Report from the Lucifer Commonwealth Tournament Week: July 2022
After a 2-year hiatus, the Lucifer golfing Society hosted the centenary Commonwealth tournament with the largest ever contingent of Canadians in attendance, representing several golf courses in Ontario, the Shaughnessy and Victoria golf clubs in British Columbia and the Royal Quebec and Mount Bruno Golf clubs in Quebec as well as some ex pats from Las Vegas. With the post-Covid chaos plaguing the airlines, a number arrived without their golf clubs or their clothing. Nevertheless, the festivities began with the Canadian welcome reception on June 29 at the Woking DoubleTree Hilton. The crowd of more than 40 Canadians was treated to drinks, canapes and lively discussion in preparation for an exciting and busy upcoming week.
The visit to Windsor Castle on the 30th was an exceptional experience. As we all gathered in the reception rooms, we were welcomed by Air Marshal Sir Ian McFadyen and the new Royal patron, Vice Admiral Sir Timothy Laurence. Some early attendees among us were treated to a special sneak visit through the back passages off one of the main reception halls, before they were whisked out by security.
On July 1, golfing began in earnest. Eight foursomes teed off at Pyrford Lakes, which as its name suggests, swallowed up our golf balls into the depths of the water hazards. The following day, a number of foursomes went to a local course called Guilford while others rested up for the rigors of the upcoming tournament. On Sunday, July the third, many attended the Berkshire with the hope of remaining limber for the beginning of the Lucifer Commonwealth tournament the following day.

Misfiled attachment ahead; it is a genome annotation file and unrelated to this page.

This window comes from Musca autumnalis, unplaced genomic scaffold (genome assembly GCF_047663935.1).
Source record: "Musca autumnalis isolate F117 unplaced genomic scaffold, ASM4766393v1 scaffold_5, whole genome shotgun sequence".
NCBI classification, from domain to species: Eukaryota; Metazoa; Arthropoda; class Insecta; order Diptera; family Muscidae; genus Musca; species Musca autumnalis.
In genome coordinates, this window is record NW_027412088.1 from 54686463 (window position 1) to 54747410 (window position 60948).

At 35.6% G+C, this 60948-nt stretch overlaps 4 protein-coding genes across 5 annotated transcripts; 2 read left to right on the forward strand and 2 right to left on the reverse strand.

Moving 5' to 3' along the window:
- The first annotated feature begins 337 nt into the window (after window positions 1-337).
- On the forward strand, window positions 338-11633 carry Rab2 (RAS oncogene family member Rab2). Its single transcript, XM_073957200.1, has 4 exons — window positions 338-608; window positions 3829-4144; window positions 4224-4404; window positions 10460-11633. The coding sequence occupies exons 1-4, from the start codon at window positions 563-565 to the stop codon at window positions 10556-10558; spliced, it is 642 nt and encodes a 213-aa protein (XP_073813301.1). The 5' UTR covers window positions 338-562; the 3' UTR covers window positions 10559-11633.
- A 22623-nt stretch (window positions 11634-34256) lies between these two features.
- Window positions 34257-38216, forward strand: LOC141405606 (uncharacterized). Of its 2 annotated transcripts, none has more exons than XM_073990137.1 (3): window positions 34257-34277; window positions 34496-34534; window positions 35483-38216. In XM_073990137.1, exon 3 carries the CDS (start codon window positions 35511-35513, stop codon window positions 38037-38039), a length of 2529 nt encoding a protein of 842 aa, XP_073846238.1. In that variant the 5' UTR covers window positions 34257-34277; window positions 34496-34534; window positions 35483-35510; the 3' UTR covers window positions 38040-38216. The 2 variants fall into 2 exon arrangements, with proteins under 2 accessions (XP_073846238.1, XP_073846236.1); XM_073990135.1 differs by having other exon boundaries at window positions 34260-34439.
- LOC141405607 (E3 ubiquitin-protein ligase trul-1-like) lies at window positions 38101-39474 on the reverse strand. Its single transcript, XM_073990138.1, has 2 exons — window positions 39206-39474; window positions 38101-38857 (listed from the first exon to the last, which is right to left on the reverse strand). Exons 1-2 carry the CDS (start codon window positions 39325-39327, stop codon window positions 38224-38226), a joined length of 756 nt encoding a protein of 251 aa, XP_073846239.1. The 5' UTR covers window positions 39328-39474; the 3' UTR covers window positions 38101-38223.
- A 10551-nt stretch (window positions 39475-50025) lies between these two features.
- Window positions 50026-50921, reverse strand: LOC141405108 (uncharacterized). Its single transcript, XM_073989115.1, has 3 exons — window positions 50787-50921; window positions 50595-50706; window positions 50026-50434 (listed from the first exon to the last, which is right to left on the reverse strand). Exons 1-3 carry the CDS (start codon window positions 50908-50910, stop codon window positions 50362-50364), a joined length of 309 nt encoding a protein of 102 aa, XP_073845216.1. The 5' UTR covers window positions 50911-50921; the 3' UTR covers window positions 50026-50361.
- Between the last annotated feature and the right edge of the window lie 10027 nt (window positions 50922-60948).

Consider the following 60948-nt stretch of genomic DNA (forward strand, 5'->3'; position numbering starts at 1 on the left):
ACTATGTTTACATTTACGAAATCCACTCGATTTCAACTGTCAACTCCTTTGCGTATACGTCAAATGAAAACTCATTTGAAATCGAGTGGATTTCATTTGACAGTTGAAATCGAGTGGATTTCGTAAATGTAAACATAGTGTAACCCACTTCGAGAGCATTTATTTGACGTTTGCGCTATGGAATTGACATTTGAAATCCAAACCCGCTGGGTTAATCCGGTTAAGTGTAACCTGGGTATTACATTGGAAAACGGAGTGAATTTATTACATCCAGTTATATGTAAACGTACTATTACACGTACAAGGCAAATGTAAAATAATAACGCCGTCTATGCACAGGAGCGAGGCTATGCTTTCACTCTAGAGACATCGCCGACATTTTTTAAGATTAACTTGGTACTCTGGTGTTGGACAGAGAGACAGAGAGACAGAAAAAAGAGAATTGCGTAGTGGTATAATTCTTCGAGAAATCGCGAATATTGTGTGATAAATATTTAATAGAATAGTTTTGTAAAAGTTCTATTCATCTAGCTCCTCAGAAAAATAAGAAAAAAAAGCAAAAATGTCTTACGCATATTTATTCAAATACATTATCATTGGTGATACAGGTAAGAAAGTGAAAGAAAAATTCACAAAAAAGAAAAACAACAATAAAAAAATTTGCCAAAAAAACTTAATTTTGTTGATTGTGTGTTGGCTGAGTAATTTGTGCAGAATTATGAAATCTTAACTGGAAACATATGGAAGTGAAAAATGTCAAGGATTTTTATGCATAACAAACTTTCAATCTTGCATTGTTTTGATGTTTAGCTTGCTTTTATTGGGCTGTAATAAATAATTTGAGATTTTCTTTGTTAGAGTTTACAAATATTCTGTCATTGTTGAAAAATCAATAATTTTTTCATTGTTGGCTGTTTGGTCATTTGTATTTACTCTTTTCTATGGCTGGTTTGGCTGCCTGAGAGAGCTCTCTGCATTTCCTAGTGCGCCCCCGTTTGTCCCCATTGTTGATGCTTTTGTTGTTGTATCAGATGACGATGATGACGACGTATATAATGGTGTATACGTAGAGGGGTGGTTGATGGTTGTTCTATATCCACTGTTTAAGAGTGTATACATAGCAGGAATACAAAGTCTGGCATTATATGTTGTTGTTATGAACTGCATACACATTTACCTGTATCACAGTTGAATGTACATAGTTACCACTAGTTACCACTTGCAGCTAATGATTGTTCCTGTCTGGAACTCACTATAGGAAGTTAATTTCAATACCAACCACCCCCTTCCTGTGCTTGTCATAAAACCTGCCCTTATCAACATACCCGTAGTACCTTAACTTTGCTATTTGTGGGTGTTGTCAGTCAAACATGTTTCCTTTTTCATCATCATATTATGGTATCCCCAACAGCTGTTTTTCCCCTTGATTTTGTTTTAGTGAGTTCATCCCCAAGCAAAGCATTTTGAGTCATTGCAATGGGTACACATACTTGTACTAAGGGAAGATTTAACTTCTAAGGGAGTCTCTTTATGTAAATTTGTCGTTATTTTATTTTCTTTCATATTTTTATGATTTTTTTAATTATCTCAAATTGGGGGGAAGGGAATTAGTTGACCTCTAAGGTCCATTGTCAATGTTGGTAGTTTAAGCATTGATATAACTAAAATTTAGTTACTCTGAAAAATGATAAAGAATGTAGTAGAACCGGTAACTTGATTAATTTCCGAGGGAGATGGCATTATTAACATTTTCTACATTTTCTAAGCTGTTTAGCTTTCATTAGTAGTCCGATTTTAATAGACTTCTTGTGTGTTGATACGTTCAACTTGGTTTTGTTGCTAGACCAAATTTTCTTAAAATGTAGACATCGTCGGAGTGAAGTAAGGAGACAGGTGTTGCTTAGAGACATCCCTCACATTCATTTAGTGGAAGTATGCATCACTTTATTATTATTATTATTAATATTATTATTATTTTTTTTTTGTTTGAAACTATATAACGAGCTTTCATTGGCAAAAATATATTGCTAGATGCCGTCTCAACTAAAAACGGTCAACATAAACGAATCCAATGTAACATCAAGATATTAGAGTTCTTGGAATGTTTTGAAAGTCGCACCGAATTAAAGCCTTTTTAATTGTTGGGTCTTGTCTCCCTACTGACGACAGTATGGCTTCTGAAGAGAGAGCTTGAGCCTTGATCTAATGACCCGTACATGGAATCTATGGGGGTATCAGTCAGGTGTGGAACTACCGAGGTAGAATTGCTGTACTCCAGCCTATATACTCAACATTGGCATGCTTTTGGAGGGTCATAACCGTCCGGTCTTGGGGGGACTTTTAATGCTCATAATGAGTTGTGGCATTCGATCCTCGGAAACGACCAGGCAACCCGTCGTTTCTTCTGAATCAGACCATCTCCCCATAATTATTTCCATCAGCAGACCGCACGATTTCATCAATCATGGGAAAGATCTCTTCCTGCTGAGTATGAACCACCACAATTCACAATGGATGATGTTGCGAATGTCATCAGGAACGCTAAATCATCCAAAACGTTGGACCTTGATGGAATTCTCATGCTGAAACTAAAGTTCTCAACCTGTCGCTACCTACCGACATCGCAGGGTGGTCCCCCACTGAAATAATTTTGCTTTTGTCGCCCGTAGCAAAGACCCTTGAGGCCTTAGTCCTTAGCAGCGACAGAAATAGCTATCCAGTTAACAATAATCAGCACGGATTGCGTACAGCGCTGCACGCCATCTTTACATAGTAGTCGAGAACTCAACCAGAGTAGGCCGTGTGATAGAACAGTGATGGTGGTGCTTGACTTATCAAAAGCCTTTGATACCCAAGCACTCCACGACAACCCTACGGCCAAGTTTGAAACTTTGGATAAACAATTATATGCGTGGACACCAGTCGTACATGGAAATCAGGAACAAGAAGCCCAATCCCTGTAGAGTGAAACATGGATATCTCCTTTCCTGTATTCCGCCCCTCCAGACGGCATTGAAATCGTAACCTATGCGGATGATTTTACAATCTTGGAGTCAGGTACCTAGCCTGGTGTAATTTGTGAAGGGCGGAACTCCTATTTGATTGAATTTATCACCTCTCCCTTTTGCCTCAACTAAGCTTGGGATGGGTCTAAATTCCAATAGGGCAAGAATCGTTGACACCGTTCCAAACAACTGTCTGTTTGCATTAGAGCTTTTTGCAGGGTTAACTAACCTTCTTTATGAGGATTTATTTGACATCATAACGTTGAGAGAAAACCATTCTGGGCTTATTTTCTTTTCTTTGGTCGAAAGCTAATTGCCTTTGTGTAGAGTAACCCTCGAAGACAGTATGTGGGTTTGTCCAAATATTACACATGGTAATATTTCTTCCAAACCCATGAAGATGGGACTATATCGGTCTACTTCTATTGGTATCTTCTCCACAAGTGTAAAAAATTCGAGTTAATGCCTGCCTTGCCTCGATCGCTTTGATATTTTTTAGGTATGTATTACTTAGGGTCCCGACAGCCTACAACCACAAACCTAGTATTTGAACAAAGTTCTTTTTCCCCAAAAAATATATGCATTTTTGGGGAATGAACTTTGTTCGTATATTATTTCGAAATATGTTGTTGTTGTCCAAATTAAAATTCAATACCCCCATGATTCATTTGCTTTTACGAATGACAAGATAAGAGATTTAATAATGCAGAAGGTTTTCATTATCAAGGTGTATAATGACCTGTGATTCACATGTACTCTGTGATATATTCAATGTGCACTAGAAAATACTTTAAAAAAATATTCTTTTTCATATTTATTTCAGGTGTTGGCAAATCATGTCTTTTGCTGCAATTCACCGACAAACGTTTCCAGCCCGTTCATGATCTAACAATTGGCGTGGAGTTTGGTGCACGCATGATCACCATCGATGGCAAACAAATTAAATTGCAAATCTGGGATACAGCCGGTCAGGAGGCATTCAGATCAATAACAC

The tournament commenced at West Hill on July 4. It was a stunningly beautiful sunny day but thankfully a breeze made the heat tolerable. The golf conditions were perfect with firm fairways and immaculate greens running true. At the end of day 1, there were a number of Canadians up near the top of the pack including Don Rogers, Bob Millar, and David Skinner. There was cautious optimism that there would be a Canadian taking home the prize again this year after Iain McLean’s stunning victory in 2019.
On the second day of the tournament, we played on the Old Course at Sunningdale Golf Club, where the first ever Lucifer tournament was played 1928. It was here that the wheat was separated from the chaff. Don Rogers repeated his first day score of 36 Stableford points with a second day equaling this extraordinary number and totaling 72 Stableford points. We all sat together in the dining room as group after group finished their rounds with totals not equaling Don’s. You could feel the excitement mounting as the afternoon waned. Sadly, in the second last group, an Aussie finished with a total of 73 Stableford points bumping Don into second place. The disappointment among us all was palpable. Fortunately, this was assuaged by a few more pints of beer and an evening of Italian food (plus more red wine), at our favorite restaurant called Latino, where we are now considered regulars.